- Julius Whigham II Palm Beach Post Staff Writer
A 23-year-old man was found guilty of human trafficking Thursday, making him the first person convicted this year in Palm Beach County of an offense some have described as modern-day slavery.
A jury found Christopher Thomas guilty on one count each of human trafficking, kidnapping, false imprisonment, deriving support for proceeds of prostitution and aggravated assault. Judge Laura Johnson adjudicated Thomas guilty on the human trafficking and kidnapping charges, saying the remaining counts will be addressed during the sentencing phase. She scheduled the sentencing hearing for Jan. 17.
Thomas was acquitted on counts of aggravated assault with a firearm, carrying a concealed firearm and false imprisonment while in possession of a firearm.
Thomas, one of three men accused in the Feb. 9 kidnapping of a 19-year-old woman from a Boynton Beach sober home, sat silently as the jury’s verdict was read, briefly glancing at family members who seated in back of the courtroom.
Outside the courtroom, his family members — some fighting tears — voiced frustration with the verdict, saying they believe the prosecution distorted the facts.
“There was no evidence to say my son trafficked anybody,” said Sebrena Watkins, his mother. “He had a 40-hour job. Even the state’s witness verified this boy did absolutely nothing.”
Human trafficking is the use of fraud, force or coercion to exploit another person for sex, labor or domestic servitude. At least 10 people have been arrested in Palm Beach County since January on the charge. That month, the county formed a task force, led by State Attorney Dave Aronberg, that has raised awareness of the crime in South Florida and helped bring about several of the arrests.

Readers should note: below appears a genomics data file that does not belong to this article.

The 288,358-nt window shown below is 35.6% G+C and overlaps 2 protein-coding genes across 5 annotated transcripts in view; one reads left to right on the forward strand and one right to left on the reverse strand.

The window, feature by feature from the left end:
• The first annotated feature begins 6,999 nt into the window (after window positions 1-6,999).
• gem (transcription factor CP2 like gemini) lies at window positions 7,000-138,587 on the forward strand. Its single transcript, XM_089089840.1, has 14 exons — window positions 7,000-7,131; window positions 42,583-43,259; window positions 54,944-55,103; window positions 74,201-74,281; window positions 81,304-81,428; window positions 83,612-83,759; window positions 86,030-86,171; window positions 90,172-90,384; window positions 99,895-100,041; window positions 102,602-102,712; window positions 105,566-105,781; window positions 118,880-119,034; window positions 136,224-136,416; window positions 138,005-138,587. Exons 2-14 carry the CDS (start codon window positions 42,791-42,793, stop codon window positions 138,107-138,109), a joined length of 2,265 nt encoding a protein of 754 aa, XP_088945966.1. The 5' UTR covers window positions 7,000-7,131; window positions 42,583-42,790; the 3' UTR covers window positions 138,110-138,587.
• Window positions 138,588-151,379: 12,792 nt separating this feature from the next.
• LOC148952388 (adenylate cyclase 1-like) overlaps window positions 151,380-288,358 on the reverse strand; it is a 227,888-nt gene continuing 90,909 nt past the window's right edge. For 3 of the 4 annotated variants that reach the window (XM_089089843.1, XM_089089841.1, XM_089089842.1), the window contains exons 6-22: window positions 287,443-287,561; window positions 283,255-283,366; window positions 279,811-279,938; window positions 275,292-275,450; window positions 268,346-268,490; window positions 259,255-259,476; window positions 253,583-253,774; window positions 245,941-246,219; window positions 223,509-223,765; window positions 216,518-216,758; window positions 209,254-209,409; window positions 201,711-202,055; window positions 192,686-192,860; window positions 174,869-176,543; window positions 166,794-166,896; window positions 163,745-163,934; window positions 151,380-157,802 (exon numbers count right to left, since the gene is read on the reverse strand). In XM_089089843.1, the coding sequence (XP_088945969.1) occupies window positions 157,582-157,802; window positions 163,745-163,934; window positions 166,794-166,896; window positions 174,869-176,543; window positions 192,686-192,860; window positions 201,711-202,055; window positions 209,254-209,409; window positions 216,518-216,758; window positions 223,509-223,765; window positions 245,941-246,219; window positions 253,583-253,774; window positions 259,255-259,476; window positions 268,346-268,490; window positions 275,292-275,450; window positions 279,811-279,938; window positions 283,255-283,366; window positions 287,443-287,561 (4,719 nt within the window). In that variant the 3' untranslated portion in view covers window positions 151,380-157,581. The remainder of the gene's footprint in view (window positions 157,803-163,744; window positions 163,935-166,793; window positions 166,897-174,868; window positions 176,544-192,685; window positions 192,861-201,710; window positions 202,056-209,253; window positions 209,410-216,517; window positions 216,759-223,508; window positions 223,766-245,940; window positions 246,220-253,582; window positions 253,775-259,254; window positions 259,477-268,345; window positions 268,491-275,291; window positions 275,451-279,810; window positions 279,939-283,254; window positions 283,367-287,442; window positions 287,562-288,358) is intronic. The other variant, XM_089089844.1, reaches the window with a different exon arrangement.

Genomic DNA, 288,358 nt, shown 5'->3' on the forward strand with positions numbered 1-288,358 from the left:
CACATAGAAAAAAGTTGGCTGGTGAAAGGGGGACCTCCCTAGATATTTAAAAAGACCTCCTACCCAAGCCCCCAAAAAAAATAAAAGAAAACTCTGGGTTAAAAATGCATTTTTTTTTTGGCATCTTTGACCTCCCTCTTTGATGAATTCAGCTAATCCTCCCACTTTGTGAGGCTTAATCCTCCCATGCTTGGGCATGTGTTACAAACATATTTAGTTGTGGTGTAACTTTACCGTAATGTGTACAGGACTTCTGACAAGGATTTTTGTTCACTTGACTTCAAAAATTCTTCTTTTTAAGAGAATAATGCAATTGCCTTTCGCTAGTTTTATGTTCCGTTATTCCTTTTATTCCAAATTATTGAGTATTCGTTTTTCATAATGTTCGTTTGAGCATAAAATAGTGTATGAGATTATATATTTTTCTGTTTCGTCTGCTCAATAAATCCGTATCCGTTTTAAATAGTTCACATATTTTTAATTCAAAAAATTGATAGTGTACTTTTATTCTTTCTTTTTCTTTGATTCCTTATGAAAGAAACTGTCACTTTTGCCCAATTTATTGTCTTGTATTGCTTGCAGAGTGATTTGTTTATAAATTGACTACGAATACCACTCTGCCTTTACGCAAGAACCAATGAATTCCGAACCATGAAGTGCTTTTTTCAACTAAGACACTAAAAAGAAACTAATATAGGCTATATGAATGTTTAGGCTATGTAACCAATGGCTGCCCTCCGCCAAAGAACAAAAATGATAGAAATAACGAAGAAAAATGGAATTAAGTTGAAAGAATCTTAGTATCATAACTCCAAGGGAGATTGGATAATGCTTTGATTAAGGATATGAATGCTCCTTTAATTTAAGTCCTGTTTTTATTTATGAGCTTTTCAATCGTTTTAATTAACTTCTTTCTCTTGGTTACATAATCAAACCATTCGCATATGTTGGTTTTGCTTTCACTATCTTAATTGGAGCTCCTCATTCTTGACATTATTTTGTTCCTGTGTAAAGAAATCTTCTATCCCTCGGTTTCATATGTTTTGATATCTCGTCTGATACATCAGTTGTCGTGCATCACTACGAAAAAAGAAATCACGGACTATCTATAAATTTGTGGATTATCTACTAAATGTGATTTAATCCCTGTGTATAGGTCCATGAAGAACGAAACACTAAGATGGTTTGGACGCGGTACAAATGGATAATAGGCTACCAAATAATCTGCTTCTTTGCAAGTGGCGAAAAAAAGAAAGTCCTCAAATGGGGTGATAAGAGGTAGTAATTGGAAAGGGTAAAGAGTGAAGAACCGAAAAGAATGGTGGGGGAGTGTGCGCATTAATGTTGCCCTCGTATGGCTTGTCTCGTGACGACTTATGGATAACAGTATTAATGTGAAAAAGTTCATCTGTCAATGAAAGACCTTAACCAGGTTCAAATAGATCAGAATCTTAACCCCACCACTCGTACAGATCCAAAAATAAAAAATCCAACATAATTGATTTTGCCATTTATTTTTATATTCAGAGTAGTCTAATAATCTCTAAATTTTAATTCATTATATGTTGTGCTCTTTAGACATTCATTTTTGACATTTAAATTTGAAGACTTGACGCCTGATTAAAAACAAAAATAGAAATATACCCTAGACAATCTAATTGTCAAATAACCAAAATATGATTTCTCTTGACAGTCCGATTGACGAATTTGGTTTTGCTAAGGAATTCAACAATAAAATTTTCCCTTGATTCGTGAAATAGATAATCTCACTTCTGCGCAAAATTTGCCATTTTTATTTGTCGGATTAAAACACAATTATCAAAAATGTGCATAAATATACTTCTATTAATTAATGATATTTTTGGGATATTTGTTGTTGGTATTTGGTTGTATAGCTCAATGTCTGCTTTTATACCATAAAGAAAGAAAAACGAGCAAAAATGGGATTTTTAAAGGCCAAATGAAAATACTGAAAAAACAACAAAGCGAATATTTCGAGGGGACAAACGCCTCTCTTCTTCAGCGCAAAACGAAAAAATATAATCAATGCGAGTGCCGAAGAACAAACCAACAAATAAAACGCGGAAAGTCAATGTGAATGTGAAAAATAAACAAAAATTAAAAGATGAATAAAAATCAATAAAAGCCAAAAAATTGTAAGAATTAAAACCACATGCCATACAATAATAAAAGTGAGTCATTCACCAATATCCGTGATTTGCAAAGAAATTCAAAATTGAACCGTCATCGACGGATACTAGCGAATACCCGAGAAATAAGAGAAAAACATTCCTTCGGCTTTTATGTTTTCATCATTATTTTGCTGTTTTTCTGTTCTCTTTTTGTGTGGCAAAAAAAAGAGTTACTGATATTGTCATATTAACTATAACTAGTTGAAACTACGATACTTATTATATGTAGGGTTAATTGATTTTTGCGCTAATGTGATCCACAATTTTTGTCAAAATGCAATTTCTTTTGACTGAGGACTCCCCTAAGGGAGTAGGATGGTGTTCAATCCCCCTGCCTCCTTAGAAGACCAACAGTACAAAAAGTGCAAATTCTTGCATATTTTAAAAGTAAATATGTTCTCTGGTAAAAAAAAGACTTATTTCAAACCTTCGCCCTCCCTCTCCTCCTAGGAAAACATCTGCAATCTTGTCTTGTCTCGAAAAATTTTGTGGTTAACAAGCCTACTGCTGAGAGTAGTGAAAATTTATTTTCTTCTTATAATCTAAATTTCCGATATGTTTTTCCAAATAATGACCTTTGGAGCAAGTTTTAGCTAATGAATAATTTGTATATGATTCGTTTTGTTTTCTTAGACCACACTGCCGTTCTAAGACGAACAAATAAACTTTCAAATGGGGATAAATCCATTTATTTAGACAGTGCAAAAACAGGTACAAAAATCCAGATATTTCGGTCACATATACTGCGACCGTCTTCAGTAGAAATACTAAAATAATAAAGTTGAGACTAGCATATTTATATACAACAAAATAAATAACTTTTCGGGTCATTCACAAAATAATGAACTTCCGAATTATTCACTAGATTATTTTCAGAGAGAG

Until Thursday, no one in the county had been convicted of the offense at the state level this year, although a suburban Boynton Beach man entered a guilty plea in a separate case last month. That man, Joel Bautista Trinidad, is now trying to change his plea and seek a jury trial. In a federal court, Marco Orrego, also of suburban Boynton Beach, was sentenced to 30 years in prison for sex trafficking involving a minor.
The defense argued that Thomas was not involved in the kidnapping and that he had only provided a ride for the other defendants, Jackson Poinvil and Jimmy Edmond, when they went to find the 19-year-old woman on the night of Feb. 9. That month, authorities charged all three men with human trafficking, alleging they tried to force their victim into prostitution.
“He doesn’t do anything like this,” said Calvin Thomas, Christopher’s brother. He and other family members said Thomas resides in West Palm Beach, although jail records give him a Port St. Lucie address.
“He knew them because he was in the neighborhood. We live there. That was it,” Calvin Thomas said. “They asked him for rides, he would do rides. He was just being nice. He is a nice kid and he got taken advantage of.”
Poinvil, testifying for the state as part of a plea deal, said the woman had worked as a prostitute for Edmond and had run away, taking some of Edmond’s possessions with her. Thomas and Edmond removed her from the sober home at gunpoint, the witness said. During the trial, Poinvil testified that he had provided a gun to Thomas moments before the kidnapping.
Prior to their final deliberations, the jury asked Johnson if it was possible to find Thomas guilty without including the gun possession charges. Johnson said they could.
Johnny Weekes, the attorney for Thomas, called the jury’s verdict inconsistent “considering that the witnesses testified that my client had a gun but they found him guilty of the charges without any guns. I think the jury decided for convenience, to split it.”
Edmond, Poinvil’s half-brother, is due for a status hearing in his case in December, according to court records.